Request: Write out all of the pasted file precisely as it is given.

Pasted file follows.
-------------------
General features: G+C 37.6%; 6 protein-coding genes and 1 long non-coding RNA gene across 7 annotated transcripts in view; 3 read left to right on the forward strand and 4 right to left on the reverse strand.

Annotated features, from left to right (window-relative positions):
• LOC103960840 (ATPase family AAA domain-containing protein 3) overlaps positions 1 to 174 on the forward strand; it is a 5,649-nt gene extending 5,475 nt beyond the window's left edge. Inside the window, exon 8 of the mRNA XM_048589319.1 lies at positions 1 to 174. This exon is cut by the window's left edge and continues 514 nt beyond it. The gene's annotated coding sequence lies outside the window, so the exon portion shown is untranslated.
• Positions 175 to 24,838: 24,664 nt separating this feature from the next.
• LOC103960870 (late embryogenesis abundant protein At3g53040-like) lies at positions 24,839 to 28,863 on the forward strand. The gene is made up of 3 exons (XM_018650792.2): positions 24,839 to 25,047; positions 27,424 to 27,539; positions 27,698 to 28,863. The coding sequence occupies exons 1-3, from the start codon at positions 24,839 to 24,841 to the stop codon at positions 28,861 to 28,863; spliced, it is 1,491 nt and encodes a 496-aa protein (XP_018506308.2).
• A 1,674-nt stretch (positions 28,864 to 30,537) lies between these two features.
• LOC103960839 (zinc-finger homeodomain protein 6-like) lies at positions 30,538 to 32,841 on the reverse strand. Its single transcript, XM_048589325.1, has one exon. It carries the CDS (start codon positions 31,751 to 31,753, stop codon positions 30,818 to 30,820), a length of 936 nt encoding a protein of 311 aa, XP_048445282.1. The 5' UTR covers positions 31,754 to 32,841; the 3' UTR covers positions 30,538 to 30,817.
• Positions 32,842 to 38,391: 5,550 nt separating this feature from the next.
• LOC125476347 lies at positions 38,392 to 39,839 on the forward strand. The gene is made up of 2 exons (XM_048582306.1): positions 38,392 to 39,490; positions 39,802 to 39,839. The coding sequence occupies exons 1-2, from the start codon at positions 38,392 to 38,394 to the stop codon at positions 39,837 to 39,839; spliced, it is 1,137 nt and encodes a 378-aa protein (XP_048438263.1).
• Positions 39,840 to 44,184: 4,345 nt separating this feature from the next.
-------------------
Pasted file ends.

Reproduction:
General features: G+C 37.6%; 6 protein-coding genes and 1 long non-coding RNA gene across 7 annotated transcripts in view; 3 read left to right on the forward strand and 4 right to left on the reverse strand.

Annotated features, from left to right (window-relative positions):
• LOC103960840 (ATPase family AAA domain-containing protein 3) overlaps positions 1 to 174 on the forward strand; it is a 5,649-nt gene extending 5,475 nt beyond the window's left edge. Inside the window, exon 8 of the mRNA XM_048589319.1 lies at positions 1 to 174. This exon is cut by the window's left edge and continues 514 nt beyond it. The gene's annotated coding sequence lies outside the window, so the exon portion shown is untranslated.
• Positions 175 to 24,838: 24,664 nt separating this feature from the next.
• LOC103960870 (late embryogenesis abundant protein At3g53040-like) lies at positions 24,839 to 28,863 on the forward strand. The gene is made up of 3 exons (XM_018650792.2): positions 24,839 to 25,047; positions 27,424 to 27,539; positions 27,698 to 28,863. The coding sequence occupies exons 1-3, from the start codon at positions 24,839 to 24,841 to the stop codon at positions 28,861 to 28,863; spliced, it is 1,491 nt and encodes a 496-aa protein (XP_018506308.2).
• A 1,674-nt stretch (positions 28,864 to 30,537) lies between these two features.
• LOC103960839 (zinc-finger homeodomain protein 6-like) lies at positions 30,538 to 32,841 on the reverse strand. Its single transcript, XM_048589325.1, has one exon. It carries the CDS (start codon positions 31,751 to 31,753, stop codon positions 30,818 to 30,820), a length of 936 nt encoding a protein of 311 aa, XP_048445282.1. The 5' UTR covers positions 31,754 to 32,841; the 3' UTR covers positions 30,538 to 30,817.
• Positions 32,842 to 38,391: 5,550 nt separating this feature from the next.
• LOC125476347 lies at positions 38,392 to 39,839 on the forward strand. The gene is made up of 2 exons (XM_048582306.1): positions 38,392 to 39,490; positions 39,802 to 39,839. The coding sequence occupies exons 1-2, from the start codon at positions 38,392 to 38,394 to the stop codon at positions 39,837 to 39,839; spliced, it is 1,137 nt and encodes a 378-aa protein (XP_048438263.1).
• Positions 39,840 to 44,184: 4,345 nt separating this feature from the next.